The Case for a Constitutional Easement Approach to Permanent Monuments in Traditional Public Forums
Paul E. McGreal
University of Dayton School of Law
October 27, 2008
Northwestern University Law Review Colloquy, Vol. 103, p. 185, 2008
This November, the Supreme Court will hear argument in City of Pleasant Grove v. Summum, where the question is whether the public has a right to place permanent monuments in a traditional public forum, such as a city park. Permanent monuments pose a puzzle for current public forum doctrine: How can we distinguish temporary speech (such as a rally) from permanent monuments without causing doctrinal incoherence or unintended consequences. Lower courts have bent and stretched existing public forum doctrine in their attempt to solve the puzzle, without success.
This Essay looks outside the current framework - to the real property law of easements - for a solution. The analogy to easement law, and its rule against unreasonable interference with another's property rights, provides a principled basis for distinguishing temporary speech from permanent monuments. By thinking of the public's right to use a traditional public forum as a constitutional easement, courts can finally solve the puzzle: A permanent monument would be an exclusive use of government property that unreasonably interferes with the government's ownership and the public's right to use. Such monuments, then, are not within the public's right to use a traditional public forum. This outcome leaves local governments flexibility in deciding which permanent monuments to locate in their parks, streets, and other traditional public forums.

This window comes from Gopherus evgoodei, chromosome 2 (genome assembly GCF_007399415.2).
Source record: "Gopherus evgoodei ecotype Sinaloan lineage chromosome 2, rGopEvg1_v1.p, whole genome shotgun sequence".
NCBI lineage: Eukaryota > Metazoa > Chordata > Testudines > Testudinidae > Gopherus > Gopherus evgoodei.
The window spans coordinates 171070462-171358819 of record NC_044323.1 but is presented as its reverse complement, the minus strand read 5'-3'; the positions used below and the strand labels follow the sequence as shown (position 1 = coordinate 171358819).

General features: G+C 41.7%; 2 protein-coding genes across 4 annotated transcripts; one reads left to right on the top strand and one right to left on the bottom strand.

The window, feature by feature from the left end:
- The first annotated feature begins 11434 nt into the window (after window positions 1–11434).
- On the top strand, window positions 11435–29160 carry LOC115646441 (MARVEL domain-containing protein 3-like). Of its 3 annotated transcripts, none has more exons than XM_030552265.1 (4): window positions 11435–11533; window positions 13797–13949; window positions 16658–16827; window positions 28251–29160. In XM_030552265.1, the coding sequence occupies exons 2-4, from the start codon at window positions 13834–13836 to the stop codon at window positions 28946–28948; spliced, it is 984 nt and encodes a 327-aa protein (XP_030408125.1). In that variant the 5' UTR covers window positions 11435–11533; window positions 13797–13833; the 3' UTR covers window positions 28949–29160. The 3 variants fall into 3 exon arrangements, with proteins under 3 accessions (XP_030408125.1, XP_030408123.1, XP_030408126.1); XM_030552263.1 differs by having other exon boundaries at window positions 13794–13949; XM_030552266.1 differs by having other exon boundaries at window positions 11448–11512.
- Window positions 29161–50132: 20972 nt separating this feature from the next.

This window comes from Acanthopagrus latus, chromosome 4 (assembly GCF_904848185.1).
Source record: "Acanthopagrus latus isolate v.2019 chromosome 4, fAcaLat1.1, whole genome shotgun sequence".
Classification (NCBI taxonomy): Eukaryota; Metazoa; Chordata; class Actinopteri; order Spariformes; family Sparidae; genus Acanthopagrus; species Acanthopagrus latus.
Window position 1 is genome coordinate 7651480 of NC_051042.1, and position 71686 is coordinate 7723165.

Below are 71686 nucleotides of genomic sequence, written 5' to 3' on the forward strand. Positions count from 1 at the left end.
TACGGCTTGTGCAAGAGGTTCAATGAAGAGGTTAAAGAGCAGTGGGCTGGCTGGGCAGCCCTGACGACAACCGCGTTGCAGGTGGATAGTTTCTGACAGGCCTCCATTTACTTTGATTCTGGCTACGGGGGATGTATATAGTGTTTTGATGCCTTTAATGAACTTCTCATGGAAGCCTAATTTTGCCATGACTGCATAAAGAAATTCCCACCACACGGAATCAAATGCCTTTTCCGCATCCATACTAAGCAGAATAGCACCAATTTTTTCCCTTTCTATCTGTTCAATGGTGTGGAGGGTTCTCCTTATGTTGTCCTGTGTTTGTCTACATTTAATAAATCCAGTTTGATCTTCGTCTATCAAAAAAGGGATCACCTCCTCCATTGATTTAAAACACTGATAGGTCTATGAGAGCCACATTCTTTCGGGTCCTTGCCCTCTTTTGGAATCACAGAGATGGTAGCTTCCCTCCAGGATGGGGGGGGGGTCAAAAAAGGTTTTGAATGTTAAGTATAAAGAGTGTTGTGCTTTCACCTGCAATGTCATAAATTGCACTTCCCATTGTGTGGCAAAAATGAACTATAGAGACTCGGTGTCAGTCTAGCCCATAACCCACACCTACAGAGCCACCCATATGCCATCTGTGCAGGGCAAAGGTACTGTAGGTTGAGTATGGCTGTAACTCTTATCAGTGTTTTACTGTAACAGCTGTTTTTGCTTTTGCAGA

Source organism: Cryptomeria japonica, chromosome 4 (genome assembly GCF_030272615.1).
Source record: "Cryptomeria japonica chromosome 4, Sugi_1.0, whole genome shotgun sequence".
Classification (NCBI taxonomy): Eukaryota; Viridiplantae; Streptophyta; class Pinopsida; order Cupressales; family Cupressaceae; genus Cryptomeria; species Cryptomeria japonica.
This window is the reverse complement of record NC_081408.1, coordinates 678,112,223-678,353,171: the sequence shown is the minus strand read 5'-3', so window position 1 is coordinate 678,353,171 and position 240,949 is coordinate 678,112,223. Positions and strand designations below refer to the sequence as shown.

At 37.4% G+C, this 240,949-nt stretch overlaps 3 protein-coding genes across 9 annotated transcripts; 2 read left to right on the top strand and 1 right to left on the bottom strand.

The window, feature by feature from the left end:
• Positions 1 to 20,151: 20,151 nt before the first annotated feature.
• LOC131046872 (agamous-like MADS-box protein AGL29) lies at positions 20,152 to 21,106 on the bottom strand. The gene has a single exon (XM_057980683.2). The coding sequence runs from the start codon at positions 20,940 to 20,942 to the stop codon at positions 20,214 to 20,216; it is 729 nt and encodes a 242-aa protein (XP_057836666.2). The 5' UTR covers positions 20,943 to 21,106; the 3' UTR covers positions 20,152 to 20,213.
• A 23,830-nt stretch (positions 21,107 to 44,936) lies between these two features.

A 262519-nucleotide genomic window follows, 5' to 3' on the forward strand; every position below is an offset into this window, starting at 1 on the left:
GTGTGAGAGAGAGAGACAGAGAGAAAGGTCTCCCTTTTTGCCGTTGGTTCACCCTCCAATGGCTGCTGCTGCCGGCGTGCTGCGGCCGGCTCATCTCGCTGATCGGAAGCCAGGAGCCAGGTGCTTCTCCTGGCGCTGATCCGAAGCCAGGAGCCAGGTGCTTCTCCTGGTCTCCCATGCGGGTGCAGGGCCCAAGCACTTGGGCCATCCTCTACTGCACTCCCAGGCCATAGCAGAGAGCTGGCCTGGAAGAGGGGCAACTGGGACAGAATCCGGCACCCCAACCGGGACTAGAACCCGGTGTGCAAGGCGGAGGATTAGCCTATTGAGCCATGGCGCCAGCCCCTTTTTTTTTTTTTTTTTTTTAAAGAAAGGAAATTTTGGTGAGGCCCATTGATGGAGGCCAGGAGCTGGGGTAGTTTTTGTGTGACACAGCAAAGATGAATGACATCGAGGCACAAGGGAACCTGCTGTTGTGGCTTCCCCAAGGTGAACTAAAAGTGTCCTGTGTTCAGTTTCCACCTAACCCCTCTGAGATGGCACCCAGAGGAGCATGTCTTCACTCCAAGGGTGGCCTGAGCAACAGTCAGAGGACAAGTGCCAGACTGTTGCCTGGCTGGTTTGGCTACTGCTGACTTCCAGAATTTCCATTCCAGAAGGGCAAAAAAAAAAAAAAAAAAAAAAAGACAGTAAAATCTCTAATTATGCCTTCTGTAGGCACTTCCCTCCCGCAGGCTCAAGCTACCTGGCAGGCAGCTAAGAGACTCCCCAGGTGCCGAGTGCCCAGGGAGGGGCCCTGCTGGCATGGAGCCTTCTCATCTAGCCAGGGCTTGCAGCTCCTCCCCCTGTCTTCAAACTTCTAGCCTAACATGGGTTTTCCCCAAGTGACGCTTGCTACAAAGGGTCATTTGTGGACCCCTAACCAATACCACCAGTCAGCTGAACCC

Number of Pages in PDF File: 14
Keywords: First Amendment, Free Speech, Public Forums, Monuments, Easements, Constitutional Law, Summum
Date posted: September 7, 2008 ; Last revised: November 16, 2008
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